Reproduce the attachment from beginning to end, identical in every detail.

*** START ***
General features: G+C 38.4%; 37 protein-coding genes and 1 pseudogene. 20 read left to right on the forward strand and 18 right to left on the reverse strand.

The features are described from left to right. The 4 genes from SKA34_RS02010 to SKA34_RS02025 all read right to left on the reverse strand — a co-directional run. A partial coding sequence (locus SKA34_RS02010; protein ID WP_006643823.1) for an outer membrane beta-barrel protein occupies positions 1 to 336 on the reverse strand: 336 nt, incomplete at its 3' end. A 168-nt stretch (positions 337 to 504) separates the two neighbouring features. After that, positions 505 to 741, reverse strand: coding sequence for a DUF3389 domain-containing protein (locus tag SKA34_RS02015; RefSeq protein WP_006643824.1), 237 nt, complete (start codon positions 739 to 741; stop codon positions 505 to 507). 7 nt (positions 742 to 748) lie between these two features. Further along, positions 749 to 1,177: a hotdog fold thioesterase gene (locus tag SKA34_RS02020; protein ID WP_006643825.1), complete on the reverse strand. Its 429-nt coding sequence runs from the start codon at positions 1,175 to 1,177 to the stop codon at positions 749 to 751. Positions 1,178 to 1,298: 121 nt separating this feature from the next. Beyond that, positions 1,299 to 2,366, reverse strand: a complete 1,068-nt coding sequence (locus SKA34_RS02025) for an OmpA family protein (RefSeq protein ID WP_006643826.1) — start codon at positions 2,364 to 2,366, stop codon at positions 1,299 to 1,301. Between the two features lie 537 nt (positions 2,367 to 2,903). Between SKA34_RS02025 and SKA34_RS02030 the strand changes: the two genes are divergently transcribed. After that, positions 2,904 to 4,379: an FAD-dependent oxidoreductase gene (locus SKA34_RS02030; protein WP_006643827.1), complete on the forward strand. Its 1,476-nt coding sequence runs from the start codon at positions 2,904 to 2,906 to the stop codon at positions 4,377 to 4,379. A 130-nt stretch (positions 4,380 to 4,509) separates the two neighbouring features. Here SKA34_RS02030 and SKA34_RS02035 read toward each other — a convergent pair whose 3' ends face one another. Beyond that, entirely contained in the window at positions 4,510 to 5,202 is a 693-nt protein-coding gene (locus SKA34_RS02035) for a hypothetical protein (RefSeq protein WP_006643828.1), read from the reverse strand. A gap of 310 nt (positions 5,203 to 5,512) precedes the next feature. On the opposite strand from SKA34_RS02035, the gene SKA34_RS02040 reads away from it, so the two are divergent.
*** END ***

General features: G+C 38.4%; 37 protein-coding genes and 1 pseudogene. 20 read left to right on the forward strand and 18 right to left on the reverse strand.

The features are described from left to right. The 4 genes from SKA34_RS02010 to SKA34_RS02025 all read right to left on the reverse strand — a co-directional run. A partial coding sequence (locus SKA34_RS02010; protein ID WP_006643823.1) for an outer membrane beta-barrel protein occupies positions 1 to 336 on the reverse strand: 336 nt, incomplete at its 3' end. A 168-nt stretch (positions 337 to 504) separates the two neighbouring features. After that, positions 505 to 741, reverse strand: coding sequence for a DUF3389 domain-containing protein (locus tag SKA34_RS02015; RefSeq protein WP_006643824.1), 237 nt, complete (start codon positions 739 to 741; stop codon positions 505 to 507). 7 nt (positions 742 to 748) lie between these two features. Further along, positions 749 to 1,177: a hotdog fold thioesterase gene (locus tag SKA34_RS02020; protein ID WP_006643825.1), complete on the reverse strand. Its 429-nt coding sequence runs from the start codon at positions 1,175 to 1,177 to the stop codon at positions 749 to 751. Positions 1,178 to 1,298: 121 nt separating this feature from the next. Beyond that, positions 1,299 to 2,366, reverse strand: a complete 1,068-nt coding sequence (locus SKA34_RS02025) for an OmpA family protein (RefSeq protein ID WP_006643826.1) — start codon at positions 2,364 to 2,366, stop codon at positions 1,299 to 1,301. Between the two features lie 537 nt (positions 2,367 to 2,903). Between SKA34_RS02025 and SKA34_RS02030 the strand changes: the two genes are divergently transcribed. After that, positions 2,904 to 4,379: an FAD-dependent oxidoreductase gene (locus SKA34_RS02030; protein WP_006643827.1), complete on the forward strand. Its 1,476-nt coding sequence runs from the start codon at positions 2,904 to 2,906 to the stop codon at positions 4,377 to 4,379. A 130-nt stretch (positions 4,380 to 4,509) separates the two neighbouring features. Here SKA34_RS02030 and SKA34_RS02035 read toward each other — a convergent pair whose 3' ends face one another. Beyond that, entirely contained in the window at positions 4,510 to 5,202 is a 693-nt protein-coding gene (locus SKA34_RS02035) for a hypothetical protein (RefSeq protein WP_006643828.1), read from the reverse strand. A gap of 310 nt (positions 5,203 to 5,512) precedes the next feature. On the opposite strand from SKA34_RS02035, the gene SKA34_RS02040 reads away from it, so the two are divergent.